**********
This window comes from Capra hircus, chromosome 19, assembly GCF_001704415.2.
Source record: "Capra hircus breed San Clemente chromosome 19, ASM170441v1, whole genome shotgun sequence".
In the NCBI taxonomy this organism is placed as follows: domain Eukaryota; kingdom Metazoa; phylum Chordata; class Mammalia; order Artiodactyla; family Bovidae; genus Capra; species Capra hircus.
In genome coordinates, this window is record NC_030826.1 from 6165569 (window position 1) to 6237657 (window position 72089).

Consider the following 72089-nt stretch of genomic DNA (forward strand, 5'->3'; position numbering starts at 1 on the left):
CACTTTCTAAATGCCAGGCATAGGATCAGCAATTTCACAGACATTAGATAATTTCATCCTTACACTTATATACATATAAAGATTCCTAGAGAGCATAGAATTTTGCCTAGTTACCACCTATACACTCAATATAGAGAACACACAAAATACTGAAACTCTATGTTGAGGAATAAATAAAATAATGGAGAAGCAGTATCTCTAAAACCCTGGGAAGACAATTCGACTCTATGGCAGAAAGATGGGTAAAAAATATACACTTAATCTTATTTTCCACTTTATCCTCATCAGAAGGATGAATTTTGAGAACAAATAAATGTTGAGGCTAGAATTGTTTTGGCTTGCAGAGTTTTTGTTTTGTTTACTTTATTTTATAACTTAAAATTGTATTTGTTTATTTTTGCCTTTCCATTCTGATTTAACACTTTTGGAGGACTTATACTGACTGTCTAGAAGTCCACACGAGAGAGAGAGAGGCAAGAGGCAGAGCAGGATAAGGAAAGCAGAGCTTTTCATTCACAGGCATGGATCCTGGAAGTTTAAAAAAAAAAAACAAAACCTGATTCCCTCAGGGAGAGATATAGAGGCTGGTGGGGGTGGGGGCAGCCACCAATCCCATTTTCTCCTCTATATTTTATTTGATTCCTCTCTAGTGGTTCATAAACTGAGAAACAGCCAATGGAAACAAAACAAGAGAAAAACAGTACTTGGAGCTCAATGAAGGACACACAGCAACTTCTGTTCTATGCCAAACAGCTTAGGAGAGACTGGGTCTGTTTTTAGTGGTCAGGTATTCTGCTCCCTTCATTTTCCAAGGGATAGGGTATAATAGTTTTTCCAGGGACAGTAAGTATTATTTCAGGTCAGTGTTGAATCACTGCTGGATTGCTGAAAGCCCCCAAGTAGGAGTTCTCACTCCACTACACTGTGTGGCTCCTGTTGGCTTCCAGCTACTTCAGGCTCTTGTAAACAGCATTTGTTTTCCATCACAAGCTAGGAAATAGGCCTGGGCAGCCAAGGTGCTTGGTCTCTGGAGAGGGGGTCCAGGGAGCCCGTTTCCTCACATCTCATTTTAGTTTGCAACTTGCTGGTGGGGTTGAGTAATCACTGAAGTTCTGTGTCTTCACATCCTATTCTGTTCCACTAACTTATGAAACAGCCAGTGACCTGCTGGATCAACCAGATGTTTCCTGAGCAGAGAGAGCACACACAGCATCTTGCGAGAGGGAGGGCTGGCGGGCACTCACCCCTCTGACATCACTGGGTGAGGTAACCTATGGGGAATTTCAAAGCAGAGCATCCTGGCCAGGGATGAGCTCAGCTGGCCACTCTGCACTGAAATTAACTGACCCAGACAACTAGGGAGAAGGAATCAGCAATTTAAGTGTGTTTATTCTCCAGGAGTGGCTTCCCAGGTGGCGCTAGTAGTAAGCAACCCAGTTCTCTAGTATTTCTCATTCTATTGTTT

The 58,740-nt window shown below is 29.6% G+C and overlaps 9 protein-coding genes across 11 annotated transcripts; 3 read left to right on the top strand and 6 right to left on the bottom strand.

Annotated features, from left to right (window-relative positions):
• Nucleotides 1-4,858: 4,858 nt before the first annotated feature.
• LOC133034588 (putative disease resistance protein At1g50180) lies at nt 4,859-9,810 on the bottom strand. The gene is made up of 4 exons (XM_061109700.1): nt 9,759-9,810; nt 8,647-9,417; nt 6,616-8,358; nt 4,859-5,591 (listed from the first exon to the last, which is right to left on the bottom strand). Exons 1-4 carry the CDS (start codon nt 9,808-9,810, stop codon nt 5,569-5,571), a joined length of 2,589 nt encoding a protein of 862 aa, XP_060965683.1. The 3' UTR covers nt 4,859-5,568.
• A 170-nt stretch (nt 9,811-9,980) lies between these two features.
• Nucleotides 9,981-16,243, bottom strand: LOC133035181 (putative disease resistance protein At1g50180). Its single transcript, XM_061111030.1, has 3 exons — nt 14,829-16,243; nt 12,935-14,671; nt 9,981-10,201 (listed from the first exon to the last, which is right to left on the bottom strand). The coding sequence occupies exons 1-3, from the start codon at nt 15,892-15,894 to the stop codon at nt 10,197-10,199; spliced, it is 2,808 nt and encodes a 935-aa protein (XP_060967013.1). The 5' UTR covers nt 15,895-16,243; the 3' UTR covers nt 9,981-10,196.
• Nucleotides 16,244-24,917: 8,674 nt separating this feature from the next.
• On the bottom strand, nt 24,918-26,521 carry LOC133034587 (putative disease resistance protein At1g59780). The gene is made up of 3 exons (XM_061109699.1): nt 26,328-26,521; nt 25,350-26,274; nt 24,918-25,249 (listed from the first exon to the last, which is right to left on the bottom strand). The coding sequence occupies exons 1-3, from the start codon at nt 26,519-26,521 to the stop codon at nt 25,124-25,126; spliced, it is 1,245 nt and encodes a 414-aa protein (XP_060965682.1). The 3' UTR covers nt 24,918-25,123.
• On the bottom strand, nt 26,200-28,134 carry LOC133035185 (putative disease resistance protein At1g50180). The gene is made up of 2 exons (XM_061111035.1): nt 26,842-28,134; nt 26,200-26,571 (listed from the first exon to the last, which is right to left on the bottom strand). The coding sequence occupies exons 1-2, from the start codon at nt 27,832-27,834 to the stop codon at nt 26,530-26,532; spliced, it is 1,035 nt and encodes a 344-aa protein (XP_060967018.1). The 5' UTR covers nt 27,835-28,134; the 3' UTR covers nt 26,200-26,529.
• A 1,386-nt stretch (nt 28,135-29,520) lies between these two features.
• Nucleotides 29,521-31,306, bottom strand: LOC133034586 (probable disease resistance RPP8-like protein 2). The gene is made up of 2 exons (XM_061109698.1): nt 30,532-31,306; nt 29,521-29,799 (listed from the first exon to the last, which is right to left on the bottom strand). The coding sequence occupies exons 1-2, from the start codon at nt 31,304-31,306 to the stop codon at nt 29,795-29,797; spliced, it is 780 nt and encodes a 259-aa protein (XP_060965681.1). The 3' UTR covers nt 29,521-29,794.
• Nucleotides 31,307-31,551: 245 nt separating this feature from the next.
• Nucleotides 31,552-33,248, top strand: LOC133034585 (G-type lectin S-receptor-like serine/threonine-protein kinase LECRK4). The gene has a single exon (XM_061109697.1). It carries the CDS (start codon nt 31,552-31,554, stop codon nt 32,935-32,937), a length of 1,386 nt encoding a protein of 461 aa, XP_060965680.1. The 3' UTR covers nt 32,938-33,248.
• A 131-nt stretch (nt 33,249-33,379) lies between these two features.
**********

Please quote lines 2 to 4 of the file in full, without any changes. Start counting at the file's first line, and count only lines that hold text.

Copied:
Source record: "Capra hircus breed San Clemente chromosome 19, ASM170441v1, whole genome shotgun sequence".
In the NCBI taxonomy this organism is placed as follows: domain Eukaryota; kingdom Metazoa; phylum Chordata; class Mammalia; order Artiodactyla; family Bovidae; genus Capra; species Capra hircus.
In genome coordinates, this window is record NC_030826.1 from 6165569 (window position 1) to 6237657 (window position 72089).